Nathaniel. By far. I love a good complex character. I love the idea that it’s possible to love someone and hate someone at the same time. He’s tortured and he’s very hardened when we first meet him in Into the Dark. Originally, he was going to be the villain, but then his story unfolded and my heart went out to him. All he wanted was to be in love, and when he was denied that opportunity because loving a human was against the rules, he changed completely. I wanted to give him the chance to change back. I can’t promise that he does, but I at least wanted him to make the effort. And I wanted him to think of someone else besides himself.
9. How different is this version to the one you sat down to write?
Night and day. Seriously. The first version only moderately resembles the completed version. This happens to me a lot. I tend to dump a first draft knowing that I’m going to go back and revise. Maybe some writers think of this as a waste of time, but it’s part of my process. I get it all out, sort of verbal vomit style, and then I hone and tighten the story until it’s the way I want it. In early drafts I tend to make things too complicated. So during revisions I try to find the simplest, most direct way to tell the story. And I always keep Quentin Tarantino with me when I’m revising. I like to follow his format of jumping right into the action, and going back and explaining later. This means that during the revision process I might flip the entire book if necessary. I’m better at the back half then I am the start, so sometimes I’ll make the back part the beginning part and go back in time if necessary. Now that I’ve typed this all out, I realize it sounds a bit nuts, but what can I do? It is what it is.
10. How did Into The Light make the journey from your head to print?
A long time ago, in a galaxy far, far away, I had an agent. And I pitched that agent the idea of Into the Dark, which was then called Seven Days. She loved the idea, but my writing wasn’t where it needed to be. We ended up going round and round for years. YEARS. And then I “met” Georgia McBride through Twitter. She ran #yalitchat, and she did freelance editing. I begged her to please help me pull Seven Days out of the depths of despair. And she did. But not without listening to a lot of whining from me about how I should just give up the whole thing and write something else first. Eventually, my agent dropped me, as happens to lots of folks and Georgia founded Month9Books. I remember being so nervous to ask her if she might consider publishing what was now called Into the Dark. She gave me the green light to submit, and Into the Dark went through the same process as any other submission. Into the Dark was published in August 2015, and I finished writing Into the Light by December 2015.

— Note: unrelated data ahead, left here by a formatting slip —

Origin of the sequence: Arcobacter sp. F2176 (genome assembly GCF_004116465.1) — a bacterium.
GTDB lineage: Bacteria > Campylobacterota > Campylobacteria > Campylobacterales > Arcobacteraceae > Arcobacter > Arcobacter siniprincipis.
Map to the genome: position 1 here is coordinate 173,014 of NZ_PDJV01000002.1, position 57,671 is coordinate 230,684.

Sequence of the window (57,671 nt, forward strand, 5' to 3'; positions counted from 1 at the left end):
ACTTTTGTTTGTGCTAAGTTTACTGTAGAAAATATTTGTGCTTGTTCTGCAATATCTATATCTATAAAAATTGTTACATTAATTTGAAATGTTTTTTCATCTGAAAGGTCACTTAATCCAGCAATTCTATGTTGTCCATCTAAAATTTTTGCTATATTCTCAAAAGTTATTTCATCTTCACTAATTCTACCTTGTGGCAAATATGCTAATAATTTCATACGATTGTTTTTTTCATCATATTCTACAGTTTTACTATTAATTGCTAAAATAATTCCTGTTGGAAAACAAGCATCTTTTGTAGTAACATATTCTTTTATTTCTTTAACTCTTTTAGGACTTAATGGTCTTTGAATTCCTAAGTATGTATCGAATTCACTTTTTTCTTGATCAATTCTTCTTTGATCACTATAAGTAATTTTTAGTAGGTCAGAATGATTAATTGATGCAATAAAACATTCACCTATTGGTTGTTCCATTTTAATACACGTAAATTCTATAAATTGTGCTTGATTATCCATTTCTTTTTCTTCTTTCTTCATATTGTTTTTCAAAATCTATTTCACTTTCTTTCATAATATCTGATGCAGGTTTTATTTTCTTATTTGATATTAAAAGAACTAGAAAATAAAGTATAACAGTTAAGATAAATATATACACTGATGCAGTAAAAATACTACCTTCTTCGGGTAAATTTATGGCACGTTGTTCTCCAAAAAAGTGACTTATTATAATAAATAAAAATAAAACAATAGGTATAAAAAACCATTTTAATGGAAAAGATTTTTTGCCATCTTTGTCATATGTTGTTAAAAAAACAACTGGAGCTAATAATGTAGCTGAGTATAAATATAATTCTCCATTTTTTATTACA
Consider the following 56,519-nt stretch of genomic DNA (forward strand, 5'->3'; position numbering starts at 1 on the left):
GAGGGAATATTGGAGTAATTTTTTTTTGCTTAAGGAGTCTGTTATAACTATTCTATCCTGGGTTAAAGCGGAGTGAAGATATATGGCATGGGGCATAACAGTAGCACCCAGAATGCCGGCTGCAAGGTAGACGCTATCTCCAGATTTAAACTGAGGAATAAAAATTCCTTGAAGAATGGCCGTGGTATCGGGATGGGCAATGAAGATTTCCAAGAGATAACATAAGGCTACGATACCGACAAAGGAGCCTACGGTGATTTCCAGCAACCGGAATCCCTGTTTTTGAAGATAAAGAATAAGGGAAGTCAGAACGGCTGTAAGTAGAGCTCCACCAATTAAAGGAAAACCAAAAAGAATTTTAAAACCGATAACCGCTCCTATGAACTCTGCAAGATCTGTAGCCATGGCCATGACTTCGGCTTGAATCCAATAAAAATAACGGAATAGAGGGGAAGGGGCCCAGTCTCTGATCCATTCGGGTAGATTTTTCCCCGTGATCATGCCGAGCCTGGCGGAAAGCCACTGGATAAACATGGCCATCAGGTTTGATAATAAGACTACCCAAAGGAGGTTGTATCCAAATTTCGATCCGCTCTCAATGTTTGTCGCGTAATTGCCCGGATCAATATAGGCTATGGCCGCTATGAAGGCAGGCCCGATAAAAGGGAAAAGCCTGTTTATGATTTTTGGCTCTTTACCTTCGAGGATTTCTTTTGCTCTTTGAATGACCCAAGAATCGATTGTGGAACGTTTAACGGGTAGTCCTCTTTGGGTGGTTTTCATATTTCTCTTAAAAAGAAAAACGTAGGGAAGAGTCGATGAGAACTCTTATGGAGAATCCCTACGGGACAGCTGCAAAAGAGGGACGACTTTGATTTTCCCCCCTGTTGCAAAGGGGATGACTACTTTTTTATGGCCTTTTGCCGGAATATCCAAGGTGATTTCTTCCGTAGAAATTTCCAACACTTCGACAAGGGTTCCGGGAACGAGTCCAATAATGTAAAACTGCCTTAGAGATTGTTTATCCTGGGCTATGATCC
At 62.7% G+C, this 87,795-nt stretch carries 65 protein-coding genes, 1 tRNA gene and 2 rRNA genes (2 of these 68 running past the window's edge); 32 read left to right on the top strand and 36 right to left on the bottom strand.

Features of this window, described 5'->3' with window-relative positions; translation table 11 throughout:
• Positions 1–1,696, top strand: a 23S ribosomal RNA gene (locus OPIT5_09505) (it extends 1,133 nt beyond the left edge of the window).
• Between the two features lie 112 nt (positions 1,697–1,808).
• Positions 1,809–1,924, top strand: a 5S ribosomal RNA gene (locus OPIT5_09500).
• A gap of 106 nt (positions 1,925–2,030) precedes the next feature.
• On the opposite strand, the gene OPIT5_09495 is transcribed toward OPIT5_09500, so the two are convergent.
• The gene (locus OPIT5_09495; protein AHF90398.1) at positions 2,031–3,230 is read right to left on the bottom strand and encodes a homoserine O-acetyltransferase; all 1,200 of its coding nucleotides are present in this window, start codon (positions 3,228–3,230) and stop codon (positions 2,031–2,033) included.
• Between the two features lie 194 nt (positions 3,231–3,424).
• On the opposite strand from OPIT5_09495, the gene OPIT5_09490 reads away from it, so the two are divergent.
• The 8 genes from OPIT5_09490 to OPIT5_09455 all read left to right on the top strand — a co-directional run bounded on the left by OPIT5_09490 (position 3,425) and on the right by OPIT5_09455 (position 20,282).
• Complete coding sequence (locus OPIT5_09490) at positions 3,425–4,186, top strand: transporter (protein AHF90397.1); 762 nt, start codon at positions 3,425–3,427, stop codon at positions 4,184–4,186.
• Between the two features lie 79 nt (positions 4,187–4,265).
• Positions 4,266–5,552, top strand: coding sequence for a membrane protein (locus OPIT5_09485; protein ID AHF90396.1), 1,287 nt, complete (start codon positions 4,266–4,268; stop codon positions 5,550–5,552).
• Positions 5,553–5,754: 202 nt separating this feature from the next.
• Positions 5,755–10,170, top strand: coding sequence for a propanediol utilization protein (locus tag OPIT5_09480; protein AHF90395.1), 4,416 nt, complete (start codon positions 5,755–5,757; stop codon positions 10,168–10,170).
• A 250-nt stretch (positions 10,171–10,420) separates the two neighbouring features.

Into The Light
Mercy’s family is back together and the threat of danger appears to have passed. But any relief she feels is short lived as she is ripped from her body and thrown in jail. Gage and Nathaniel’s plans to break Mercy out won’t exactly be easy. Stuffed full of a chemical binding agent, Mercy is trapped inside the body of a convict without the ability to breach and set herself free. Unfortunately for Mercy, being trapped in jail becomes the least of her problems when she meets her evil twin, Justice.
BAM | Chapters | Amazon | B&N | TBD
a Rafflecopter giveaway
Friday, 26 August 2016
Now, Mia is apprenticed to the deadliest flock of assassins in the entire Republic—the Red Church. If she bests her fellow students in contests of steel, poison and the subtle arts, she’ll be inducted among the Blades of the Lady of Blessed Murder, and one step closer to the vengeance she desires. But a killer is loose within the Church’s halls, the bloody secrets of Mia’s past return to haunt her, and a plot to bring down the entire congregation is unfolding in the shadows she so loves.
Will she even survive to initiation, let alone have her revenge?
Where to start with Nevernight?
The blurb for this book is slightly deceptive. It sells it as something of a cliched "teenage assassin seeks revenge for the death of her family", but it's so much more than that! It actually follows through on its talk of death and murder, rather than glossing over it or, worse in my opinion, romanticising assassination. It certainly delivers on the gory goods, and isn't afraid to show the consequences of its violence.
I don't think this book is correctly categorised as YA (although I'm not precious about labels, so call it what you will). There's plenty of gore, no sunshines and rainbows, and a couple of pretty graphic sex scenes with a good few pages devoted to both male and female oral sex - although props to Jay Kristoff for some incredibly well-written heat and a refreshingly healthy and realistic attitude towards sex.
Mia's introduction to the Red Church and the lessons and tests that she and the other acolytes face are suitably cruel and lethal. Think Hogwarts if the Potions teacher actually poisoned the class and whatever Defence Against The Dark Arts professor Harry had that year actually chopped off limbs. The line between bloodlust and the regular kind is blurred, the powerful intimacy of both sex and death intertwined . Many an F-bomb is dropped, and a few C-bombs too (although Mia and Tric's discussion on why she'd rather be called said C-bomb than an insult named for the male anatomy is absolute writing gold!). This book certainly isn't one for the faint-hearted.